Extraordinarily well researched. It is scholarly but never dry. It is objective, but never loses the passion for the subject. A must for any complete understanding of our history.
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32 of 36 people found the following review helpful By A Customer on February 24, 2003
Format: Hardcover
This book is the product of outstanding research produced by an internationally recognized historian, John Hope Franklin. Don't believe me and the other reviewers? Act like a historian and check out Duke University's website; read reviews of Franklin's work in the major journals of professional historians; and do this with an open mind, while trying to discover and weigh in against your own biases. The history of African Americans in the United States simply can't be told without discussing racism as a structure that many white people built through law, social segregation, economic practices, intimidation, and accepting the privileges of "the way things were done." _If_ you do _not_ want to learn about America in this light, if you want to close your mind to reality, do not read this book. But even if the idea of facing these ugly truths may tug at your soul a bit, there is so much more in this book. In a very readable, comprehensive, illustrated work, you can learn about men and women who worked, wrote, taught, served, healed, created, protested, died, dreamed, played, and were just human in every other imaginable way in America. If this is what you are looking for, read on.
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22 of 24 people found the following review helpful By Houseketeer on July 19, 2004
Format: Hardcover
As a graduate of Howard University, this text was used in several disciplines on the campus and I still refer to this book in my personal search of correcting some of the inaccuracies that I was fed as a child. Dr. Franklin offers complete and accurate accounts of the real story, not his-story!
This book is in no way a revisionary or revolutionary work for the militant black individual as previous reviews may lead you to believe. In fact, compare this work with your average high school history text, research the events (thoroughly) and determine its validity and accuracy on your own. It is imperative to research -- don't just take what is given to you as fact! You will be amazed of the overwhelming evidence that Dr. Franklin provides that has been omitted in many American high school textbooks.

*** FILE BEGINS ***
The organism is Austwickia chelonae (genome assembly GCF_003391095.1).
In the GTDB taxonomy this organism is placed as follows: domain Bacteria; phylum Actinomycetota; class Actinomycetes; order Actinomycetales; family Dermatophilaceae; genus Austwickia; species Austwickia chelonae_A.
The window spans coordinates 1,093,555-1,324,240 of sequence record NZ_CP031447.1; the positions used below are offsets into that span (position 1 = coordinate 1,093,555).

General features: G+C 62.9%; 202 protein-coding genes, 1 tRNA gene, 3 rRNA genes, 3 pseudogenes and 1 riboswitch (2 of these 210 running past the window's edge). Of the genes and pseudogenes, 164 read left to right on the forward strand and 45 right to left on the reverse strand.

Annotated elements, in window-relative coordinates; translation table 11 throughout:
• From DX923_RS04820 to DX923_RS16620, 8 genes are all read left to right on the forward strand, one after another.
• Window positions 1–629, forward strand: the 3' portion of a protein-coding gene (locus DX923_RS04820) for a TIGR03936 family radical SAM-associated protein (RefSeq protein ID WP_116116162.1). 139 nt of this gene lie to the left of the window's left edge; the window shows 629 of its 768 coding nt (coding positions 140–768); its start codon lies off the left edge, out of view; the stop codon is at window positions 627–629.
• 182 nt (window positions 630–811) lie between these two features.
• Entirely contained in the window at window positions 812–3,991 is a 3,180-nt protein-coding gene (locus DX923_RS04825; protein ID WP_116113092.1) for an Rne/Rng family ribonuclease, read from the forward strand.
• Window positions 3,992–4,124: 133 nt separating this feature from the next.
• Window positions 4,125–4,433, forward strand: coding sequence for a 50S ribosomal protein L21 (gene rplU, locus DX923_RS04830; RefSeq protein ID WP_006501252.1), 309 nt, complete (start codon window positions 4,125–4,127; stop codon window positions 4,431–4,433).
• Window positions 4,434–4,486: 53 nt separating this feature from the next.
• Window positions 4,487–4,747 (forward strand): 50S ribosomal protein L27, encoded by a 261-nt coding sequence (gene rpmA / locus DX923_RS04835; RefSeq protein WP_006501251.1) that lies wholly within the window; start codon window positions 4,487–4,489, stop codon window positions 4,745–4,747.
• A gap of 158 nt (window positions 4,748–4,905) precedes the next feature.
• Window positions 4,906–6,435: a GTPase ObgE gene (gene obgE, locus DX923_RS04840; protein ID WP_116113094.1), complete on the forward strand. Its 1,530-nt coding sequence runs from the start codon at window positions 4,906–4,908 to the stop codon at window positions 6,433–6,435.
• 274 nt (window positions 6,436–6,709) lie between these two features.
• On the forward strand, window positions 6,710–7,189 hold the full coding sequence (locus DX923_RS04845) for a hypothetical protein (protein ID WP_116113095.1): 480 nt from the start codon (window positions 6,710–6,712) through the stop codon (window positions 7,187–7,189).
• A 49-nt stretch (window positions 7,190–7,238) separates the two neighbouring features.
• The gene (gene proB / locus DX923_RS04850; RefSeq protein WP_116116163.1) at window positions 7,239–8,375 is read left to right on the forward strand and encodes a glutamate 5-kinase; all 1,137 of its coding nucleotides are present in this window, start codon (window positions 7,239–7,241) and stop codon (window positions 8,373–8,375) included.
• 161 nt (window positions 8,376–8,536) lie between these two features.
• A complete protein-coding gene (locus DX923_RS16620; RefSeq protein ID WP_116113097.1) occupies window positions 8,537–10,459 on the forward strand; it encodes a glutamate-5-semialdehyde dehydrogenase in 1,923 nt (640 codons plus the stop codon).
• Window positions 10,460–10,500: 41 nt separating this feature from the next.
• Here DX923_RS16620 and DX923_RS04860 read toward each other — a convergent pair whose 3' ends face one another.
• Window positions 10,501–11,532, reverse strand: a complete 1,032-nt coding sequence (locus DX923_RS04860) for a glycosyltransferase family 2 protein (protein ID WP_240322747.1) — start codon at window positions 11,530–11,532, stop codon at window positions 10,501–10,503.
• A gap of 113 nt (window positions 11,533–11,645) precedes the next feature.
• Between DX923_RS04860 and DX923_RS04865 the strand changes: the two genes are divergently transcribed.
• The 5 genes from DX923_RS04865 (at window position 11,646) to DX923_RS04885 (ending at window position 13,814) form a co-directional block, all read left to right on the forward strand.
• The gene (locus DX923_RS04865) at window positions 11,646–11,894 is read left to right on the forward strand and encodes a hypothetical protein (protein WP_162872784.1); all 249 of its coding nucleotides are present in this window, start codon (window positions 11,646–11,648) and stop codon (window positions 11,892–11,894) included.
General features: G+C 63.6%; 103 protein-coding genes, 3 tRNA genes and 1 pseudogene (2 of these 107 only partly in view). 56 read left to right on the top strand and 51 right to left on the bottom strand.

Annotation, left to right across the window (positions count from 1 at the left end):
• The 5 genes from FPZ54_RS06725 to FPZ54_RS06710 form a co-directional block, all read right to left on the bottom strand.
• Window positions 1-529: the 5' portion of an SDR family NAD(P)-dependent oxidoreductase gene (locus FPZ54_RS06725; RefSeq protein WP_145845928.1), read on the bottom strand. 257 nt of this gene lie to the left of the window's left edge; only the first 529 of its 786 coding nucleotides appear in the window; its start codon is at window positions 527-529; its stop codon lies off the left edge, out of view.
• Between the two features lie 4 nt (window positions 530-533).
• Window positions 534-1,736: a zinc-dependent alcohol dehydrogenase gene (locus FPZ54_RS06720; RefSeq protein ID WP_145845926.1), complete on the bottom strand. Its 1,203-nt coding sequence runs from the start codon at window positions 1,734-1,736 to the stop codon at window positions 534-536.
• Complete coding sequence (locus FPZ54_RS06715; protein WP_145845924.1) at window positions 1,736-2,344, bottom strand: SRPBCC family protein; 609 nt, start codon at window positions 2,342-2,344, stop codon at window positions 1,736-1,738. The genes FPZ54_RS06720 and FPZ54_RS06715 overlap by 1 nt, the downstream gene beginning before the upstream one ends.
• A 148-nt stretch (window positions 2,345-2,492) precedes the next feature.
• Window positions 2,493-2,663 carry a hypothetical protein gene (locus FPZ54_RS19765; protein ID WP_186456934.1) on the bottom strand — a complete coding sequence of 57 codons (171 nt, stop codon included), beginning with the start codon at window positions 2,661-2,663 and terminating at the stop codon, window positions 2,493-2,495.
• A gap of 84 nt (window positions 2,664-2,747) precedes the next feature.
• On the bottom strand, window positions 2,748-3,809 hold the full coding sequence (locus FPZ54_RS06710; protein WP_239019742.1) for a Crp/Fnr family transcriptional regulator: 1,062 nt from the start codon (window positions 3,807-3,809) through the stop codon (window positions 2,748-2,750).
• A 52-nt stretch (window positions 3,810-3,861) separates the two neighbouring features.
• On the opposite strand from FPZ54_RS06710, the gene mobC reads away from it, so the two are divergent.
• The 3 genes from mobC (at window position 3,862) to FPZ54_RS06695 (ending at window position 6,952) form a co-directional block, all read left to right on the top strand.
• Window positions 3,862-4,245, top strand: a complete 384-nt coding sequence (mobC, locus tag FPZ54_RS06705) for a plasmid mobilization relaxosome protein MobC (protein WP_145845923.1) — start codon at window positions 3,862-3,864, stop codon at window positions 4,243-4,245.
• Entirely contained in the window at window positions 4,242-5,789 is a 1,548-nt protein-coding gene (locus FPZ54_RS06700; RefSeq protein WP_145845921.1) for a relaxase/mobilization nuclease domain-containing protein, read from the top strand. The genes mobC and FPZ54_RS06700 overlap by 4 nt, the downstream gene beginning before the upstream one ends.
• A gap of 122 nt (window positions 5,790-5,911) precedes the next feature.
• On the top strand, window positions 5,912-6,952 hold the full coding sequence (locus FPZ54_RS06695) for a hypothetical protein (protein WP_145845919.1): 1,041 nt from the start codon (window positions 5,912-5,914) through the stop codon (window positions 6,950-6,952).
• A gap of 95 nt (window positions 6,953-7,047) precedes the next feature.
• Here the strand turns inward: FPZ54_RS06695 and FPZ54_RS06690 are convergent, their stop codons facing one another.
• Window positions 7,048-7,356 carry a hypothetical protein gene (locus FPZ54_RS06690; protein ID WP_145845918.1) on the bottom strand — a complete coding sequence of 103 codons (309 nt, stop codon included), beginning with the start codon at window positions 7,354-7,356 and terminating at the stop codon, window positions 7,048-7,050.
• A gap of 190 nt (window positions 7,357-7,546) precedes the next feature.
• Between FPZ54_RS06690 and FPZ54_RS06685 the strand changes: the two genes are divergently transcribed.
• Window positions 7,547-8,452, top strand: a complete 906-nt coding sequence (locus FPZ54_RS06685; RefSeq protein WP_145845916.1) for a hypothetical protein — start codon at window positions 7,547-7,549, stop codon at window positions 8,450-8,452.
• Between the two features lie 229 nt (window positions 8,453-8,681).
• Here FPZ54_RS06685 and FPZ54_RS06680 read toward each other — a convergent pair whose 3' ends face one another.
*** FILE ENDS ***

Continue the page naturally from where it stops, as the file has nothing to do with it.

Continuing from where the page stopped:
Every child, especially those of African descent, should have the opportunity to receive the information that Dr. Franklin has so eloquently and chronologically written in this book. This is truly a must-read!
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18 of 20 people found the following review helpful By Anthony Ochoa on December 24, 1999
Format: Hardcover
This book brought into life the history of a group of Americans that has been long neglected, in the standard American textbooks. This book was easy to read and follows the course of American history, from discovery to the Clinton presidency. A must for all persons who are interested in history. Not just African-American history, but American history. Get it, it is worth having, if you call yourself an historian.
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16 of 18 people found the following review helpful By D. Wood on May 8, 2010
Format: Paperback
All I can say is Thank you for allowing me into an unknown world that had been hidden (for those not living with or among those who dealt with such tragedy) I am very thankful for all the hard work that went into creating this book as well as the information I am gleaming! I am able to expand my knowledge base and speak with authority.
I am in an interracial marriage & for me this book is invaluable!
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11 of 12 people found the following review helpful By Walter James III on February 3, 2006
Format: Hardcover Verified Purchase
I am a student of African-American history, and this is the most thorough book on African-American history I have read. From this book, one can gain a comprehensive view of the history of Blacks in Africa before they were brought to America as slaves. Once in America, the book expounds on every facet of Black life in every period of history from slavery to the contemporary era.

This book should be a part of the library of any serious student of African-American history.
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11 of 12 people found the following review helpful By A Customer on June 6, 1998
Format: Hardcover
This book offers a wealth of knowledge conserning the history of blacks on this country. The plight of the African people has never before, in my experience on the subject, been covered so competely. Franklin writes with empathy and passion as he seeks to accuratly educate the people of the world about the atrocities that the African people have faced in this country. Franklin exposses how this country was built on the backs of slaves.
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6 of 6 people found the following review helpful By Robert W. Kellemen on April 7, 2007
Format: Hardcover
Now in its 8th edition, and now combined as two volumes in one, "From Slavery to Freedom" is an indispensable primer on African American historiography. Sweeping, even epic in its expanse, John Hope Franklin's overview of the African American experience, from African freedom to American enslavement, to American freedom, is the place to start to introduce oneself to this vital topic.

Reviewer: Bob Kellemen, Ph.D., is the author of Beyond the Suffering: Embracing the Legacy of African American Soul Care and Spiritual Direction , Soul Physicians: A Theology of Soul Care And Spiritual Direction, and Spiritual Friends: A Methodology of Soul Care And Spiritual Direction.
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From Slavery to Freedom: A History of African Americans, 9th Edition